July 2013
Volume 13, Issue 9
Vision Sciences Society Annual Meeting Abstract  |   July 2013
Local and global motion effects in interceptive timing
Author Affiliations
  • Joan López-Moliner
    Institute for Brain, Cognition & Behaviour\nUniversitat de Barcelona
Journal of Vision July 2013, Vol.13, 342. doi:https://doi.org/10.1167/13.9.342
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      Joan López-Moliner; Local and global motion effects in interceptive timing. Journal of Vision 2013;13(9):342. doi: https://doi.org/10.1167/13.9.342.

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      © ARVO (1962-2015); The Authors (2016-present)

  • Supplements

Interception requires positional and velocity estimates of moving targets. Local motion affects the perceived position and velocity of static and moving Gabor patches respectively. However, the effect of local motion on action has been addressed with static Gabors or Gabors that underwent global retinal motion due to eye movements. I here address how local and global motion of moving Gabors affect action initiation and movement time. Targets were Gabor patches (SF=0.9 c/deg) that rotated clockwise with six possible global tangential velocities (2.9, 4.8, 7.9, 21.4, 58 deg/s). Using each rotational speed as a reference without local motion, I obtained the corresponding global speed that resulted in the same perceived speed when local motion in the same and opposite directions were added. For a given rotating speed I thus obtained 3 perceptually similar local motion conditions: without, same and opposite. Subjects then intercepted Gabors under these different conditions by controlling the horizontal position of a cursor with a polling device (sample rate 120 Hz). The interception had to occur when the envelope was between two reference horizontal lines. The initial Gabor phase was randomized across trials to avoid using positional local information. I recorded the position of the Gabor when the action started and when the cursor crossed the Gabor’s path allowing to compute spatial and temporal errors and movement time. The position of the Gabors at action initiation was well explained by considering the local drift. That is, for a given rotational speed, subjects started moving when the target was at perceptually equivalent (but physically different) distances from the interception point. Interestingly, however, the movement time did not correlate with the perceived remaining time (considering local speed) but depended on the physical arrival time of the envelope. This reflects a different sensitivity to local motion for sensory and motor phases.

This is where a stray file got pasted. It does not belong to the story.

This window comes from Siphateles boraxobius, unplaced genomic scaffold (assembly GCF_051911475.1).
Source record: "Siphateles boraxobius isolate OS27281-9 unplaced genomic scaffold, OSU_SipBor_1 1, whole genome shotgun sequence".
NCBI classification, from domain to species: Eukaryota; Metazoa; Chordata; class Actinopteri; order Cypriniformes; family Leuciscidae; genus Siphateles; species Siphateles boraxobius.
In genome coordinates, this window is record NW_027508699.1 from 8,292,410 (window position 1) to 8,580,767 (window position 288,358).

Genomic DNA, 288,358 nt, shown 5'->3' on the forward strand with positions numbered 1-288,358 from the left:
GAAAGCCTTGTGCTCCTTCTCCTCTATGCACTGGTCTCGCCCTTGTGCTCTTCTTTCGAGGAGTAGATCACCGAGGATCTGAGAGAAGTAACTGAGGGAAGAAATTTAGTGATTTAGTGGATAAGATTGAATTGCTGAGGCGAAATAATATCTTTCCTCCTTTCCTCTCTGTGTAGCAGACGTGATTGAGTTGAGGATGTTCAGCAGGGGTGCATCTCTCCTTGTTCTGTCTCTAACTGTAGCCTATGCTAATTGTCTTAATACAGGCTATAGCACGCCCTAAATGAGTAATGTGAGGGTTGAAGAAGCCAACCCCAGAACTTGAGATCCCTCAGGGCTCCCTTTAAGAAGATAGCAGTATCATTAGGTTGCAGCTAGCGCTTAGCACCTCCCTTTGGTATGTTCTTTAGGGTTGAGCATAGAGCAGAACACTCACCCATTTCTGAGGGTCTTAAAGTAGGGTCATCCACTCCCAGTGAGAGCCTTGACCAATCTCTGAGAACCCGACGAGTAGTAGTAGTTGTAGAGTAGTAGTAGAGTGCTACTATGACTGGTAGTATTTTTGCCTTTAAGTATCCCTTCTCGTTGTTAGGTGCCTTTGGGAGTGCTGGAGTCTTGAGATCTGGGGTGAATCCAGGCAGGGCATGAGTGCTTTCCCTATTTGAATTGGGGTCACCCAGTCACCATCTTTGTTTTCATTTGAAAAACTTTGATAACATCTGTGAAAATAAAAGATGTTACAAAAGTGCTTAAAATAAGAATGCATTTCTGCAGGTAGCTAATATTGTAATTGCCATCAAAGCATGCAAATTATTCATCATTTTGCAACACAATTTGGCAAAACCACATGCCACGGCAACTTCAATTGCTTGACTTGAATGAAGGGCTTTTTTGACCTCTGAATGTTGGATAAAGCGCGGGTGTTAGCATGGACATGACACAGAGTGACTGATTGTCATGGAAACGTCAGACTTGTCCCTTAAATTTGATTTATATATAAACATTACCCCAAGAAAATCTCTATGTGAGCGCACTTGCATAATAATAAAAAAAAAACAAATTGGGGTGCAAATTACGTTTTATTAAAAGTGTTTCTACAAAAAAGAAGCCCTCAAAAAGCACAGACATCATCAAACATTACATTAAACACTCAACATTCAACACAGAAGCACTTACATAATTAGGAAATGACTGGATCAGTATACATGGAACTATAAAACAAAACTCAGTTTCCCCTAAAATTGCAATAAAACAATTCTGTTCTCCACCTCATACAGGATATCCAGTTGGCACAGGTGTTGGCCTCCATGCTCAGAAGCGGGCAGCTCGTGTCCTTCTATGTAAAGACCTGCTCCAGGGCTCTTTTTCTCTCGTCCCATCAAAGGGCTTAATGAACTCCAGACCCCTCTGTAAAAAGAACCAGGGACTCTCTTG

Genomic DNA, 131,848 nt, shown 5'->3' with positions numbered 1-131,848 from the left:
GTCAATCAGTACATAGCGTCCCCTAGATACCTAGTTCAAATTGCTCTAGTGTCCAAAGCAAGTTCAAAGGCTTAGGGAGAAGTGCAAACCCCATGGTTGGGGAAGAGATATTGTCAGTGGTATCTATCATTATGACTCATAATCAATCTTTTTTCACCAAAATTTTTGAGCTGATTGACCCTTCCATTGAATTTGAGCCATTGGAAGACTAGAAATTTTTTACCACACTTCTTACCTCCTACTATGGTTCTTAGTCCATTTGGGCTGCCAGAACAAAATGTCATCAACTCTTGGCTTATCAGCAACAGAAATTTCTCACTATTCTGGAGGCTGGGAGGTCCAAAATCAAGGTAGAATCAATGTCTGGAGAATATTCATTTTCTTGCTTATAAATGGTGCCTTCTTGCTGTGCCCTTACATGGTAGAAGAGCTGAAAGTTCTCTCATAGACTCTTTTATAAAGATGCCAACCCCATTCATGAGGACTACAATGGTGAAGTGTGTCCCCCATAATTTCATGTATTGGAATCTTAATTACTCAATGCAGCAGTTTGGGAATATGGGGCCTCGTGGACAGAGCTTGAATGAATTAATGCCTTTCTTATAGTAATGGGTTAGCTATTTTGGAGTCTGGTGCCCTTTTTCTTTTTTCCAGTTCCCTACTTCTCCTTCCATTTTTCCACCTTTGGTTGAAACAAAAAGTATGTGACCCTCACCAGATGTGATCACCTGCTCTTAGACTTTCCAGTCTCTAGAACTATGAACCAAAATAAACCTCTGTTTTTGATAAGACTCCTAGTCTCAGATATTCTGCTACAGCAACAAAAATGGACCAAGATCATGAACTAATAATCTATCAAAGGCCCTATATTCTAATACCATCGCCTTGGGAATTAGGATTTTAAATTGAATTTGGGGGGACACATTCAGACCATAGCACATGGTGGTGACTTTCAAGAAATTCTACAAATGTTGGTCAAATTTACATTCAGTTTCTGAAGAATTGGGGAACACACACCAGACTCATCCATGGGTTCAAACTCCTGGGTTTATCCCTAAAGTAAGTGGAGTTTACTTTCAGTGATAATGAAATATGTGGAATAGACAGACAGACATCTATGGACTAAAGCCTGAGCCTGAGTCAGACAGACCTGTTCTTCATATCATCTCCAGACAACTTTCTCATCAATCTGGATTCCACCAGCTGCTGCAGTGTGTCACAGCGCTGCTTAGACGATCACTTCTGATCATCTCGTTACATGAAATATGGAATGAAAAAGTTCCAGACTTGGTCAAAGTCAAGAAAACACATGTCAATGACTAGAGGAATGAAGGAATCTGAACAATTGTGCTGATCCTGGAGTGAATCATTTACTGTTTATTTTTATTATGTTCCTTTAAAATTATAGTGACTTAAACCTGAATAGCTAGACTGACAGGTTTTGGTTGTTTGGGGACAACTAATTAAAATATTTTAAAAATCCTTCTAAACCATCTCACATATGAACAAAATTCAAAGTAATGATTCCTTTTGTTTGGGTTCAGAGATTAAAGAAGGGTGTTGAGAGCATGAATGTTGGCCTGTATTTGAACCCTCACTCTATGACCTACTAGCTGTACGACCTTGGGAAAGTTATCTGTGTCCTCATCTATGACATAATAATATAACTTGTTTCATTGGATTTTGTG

Meeting abstract presented at VSS 2013


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